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in zainasheff&white's YEAST book they explain pretty well, and show a simple experiment to back up the idea, that as you decrease your pitching rate, you decrease your 'yield factor' (cell count increase per degree plato consumed). practically, that means that as you pitch your pack into larger and larger starter wort volumes, at some point you reach a cutoff where the yield starts to decrease. you still get more yeast out from a larger starter than a smaller one, as there is more sugar and more yeast growth, just that in a huge starter, for each gram of DME you are getting fewer cells in return. in their experiment they pitched 1 pack/vial into different sized starters and measured the growth rates, the optimal results were in the 1-2L range, but from 0.8 to 8 liters were in the same ballpark, and still perfectly acceptable for the homebrewer. of course these rates are calculated for you in yeastcalc.com, as the others have pointed out, play with the numbers and starter sizes on the website and see what works for you! and these experiments were done with a fresh 100 billion cells, whereas shipped packs of course have significant viability dropoff; so if you're really pitching 10 billion cells into 7 L, your yield factor may be really on the downward slope of the curve, and you will really benefit from a smaller step-up. thanks for the excuse to go back and re-read that section of the book.

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Old 11-30-2012, 01:53 PM   #8
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Call me crazy, but for 5 gallons of a 1.070 lager a single 7 litter starter sounds small. I would think you would need about 500 billion cells if my math is right. That's a "growth factor" of 4, or a yield of 5 times the initial cell count. It would take three sequential 3 litter starters to get there according to yeast calc.

Might I propose an alternative:
Pitch 100 billion cells into 1 gallon of your wort on brew day. On the following day add the remainder of the wort.

There are two reasons why it should be one gallon. First, Mr. Malty tells us that 100 billion cells in 1 gallon of 1.070 wort is the correct pitch rate for a lager. Secound, cell growth is roughly proportional to the amount of sugar, so pitching into one gallon of your wort will produce about 500 billion cells. And bonus, there is no wasted DME or time spent on a starter.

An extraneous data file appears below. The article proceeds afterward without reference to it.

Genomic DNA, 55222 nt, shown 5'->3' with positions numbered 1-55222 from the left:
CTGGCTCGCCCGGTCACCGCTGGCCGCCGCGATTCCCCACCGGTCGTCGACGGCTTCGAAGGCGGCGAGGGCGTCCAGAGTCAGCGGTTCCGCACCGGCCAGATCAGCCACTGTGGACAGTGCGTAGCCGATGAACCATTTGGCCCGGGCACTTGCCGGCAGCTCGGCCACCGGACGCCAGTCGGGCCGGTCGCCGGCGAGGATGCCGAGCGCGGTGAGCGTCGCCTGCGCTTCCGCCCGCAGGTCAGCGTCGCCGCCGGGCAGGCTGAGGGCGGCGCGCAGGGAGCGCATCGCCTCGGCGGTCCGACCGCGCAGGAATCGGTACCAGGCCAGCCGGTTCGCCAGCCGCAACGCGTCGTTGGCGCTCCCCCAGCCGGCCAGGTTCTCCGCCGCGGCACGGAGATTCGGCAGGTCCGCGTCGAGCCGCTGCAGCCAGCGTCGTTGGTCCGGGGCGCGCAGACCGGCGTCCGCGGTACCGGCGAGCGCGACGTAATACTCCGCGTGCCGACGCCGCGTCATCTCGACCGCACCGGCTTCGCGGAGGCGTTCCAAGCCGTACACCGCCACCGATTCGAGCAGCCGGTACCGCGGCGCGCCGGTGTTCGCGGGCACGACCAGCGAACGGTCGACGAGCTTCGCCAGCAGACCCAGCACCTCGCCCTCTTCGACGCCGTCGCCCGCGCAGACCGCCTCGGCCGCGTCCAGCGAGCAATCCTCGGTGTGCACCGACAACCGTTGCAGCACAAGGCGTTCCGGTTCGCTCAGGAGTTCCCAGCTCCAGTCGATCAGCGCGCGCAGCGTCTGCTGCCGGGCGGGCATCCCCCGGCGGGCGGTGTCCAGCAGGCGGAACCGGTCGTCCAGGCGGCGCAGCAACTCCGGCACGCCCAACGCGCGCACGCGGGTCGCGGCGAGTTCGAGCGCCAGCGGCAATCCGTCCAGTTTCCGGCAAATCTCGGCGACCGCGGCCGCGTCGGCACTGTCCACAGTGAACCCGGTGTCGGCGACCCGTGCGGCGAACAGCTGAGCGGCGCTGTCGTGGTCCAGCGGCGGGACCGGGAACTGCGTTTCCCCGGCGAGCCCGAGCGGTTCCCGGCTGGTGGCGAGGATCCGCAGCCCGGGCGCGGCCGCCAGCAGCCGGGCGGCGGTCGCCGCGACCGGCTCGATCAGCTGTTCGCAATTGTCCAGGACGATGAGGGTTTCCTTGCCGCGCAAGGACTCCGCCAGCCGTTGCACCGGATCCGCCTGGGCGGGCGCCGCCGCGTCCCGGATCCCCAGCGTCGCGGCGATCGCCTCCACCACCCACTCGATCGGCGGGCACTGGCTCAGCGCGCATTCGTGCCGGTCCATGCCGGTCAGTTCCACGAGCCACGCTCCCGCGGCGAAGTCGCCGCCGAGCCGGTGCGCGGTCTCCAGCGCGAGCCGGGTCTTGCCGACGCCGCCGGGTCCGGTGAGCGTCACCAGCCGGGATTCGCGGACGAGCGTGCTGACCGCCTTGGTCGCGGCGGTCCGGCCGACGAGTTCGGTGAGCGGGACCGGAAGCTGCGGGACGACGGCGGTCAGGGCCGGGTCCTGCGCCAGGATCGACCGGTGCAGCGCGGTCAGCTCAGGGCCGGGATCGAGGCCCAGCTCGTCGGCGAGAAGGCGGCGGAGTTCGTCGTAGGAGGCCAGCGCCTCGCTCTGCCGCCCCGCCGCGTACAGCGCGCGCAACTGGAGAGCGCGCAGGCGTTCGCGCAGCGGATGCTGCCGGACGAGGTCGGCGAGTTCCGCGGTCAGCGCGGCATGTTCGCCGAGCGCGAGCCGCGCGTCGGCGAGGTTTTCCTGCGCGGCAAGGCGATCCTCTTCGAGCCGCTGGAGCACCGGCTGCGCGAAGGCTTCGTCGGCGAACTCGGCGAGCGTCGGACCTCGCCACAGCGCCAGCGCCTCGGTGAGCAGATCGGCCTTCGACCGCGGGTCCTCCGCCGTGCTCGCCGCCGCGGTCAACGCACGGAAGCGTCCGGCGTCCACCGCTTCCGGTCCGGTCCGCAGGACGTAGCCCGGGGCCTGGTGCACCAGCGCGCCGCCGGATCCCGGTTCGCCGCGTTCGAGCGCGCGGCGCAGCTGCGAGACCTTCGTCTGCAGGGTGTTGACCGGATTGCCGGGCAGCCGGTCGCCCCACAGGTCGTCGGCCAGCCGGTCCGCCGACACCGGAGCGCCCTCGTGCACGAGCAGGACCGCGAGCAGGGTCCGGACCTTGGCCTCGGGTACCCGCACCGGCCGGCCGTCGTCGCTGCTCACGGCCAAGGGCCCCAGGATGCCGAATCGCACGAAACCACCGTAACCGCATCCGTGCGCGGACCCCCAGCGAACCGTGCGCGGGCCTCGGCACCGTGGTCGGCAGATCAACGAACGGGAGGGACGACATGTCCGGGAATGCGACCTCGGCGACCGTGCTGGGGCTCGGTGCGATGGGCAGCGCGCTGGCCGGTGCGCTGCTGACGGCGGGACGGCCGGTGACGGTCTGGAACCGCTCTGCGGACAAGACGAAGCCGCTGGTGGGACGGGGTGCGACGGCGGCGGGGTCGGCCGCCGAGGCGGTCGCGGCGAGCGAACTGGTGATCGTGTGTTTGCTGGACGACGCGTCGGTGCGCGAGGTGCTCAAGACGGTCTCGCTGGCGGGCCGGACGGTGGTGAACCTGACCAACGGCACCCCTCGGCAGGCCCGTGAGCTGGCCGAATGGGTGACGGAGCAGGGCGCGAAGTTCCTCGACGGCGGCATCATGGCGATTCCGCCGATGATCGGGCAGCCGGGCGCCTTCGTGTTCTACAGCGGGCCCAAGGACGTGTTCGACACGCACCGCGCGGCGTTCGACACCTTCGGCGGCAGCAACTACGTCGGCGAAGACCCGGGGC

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Old 11-30-2012, 02:02 PM   #9
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Quote:
Originally Posted by WoodlandBrew View Post
Call me crazy, but for 5 gallons of a 1.070 lager a single 7 litter starter sounds small. I would think you would need about 500 billion cells if my math is right. That's a "growth factor" of 4, or a yield of 5 times the initial cell count. It would take three sequential 3 litter starters to get there according to yeast calc.

Might I propose an alternative:
Pitch 100 billion cells into 1 gallon of your wort on brew day. On the following day add the remainder of the wort.

Cell growth is roughly proportional to the amount of sugar, so pitching into one gallon of your wort will produce about 500 billion cells. And bonus, there is no wasted DME or time spent on a starter.
Yes, but for many brewers this raises the concern of where to put the infection-risk wort that isn't fermenting for a day. Another plastic fermenter is cheap, sure, but I think there are some other added risk factors you would be getting into by using this method.

That being said, it's also kind of a cool idea. It isn't much different than say, fermenting a large batch of belgian beer and adding sugar after a few ays of primary. Sure, the purposes are different, but the risks of opening the bucket and sanitation are nearly the same, minus the risk for infecting the 4ish gallons of wort for your proposed method.
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Old 11-30-2012, 02:10 PM   #10
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Quote:
Originally Posted by WoodlandBrew View Post
Might I propose an alternative:
Pitch 100 billion cells into 1 gallon of your wort on brew day. On the following day add the remainder of the wort..
What a practical and good idea!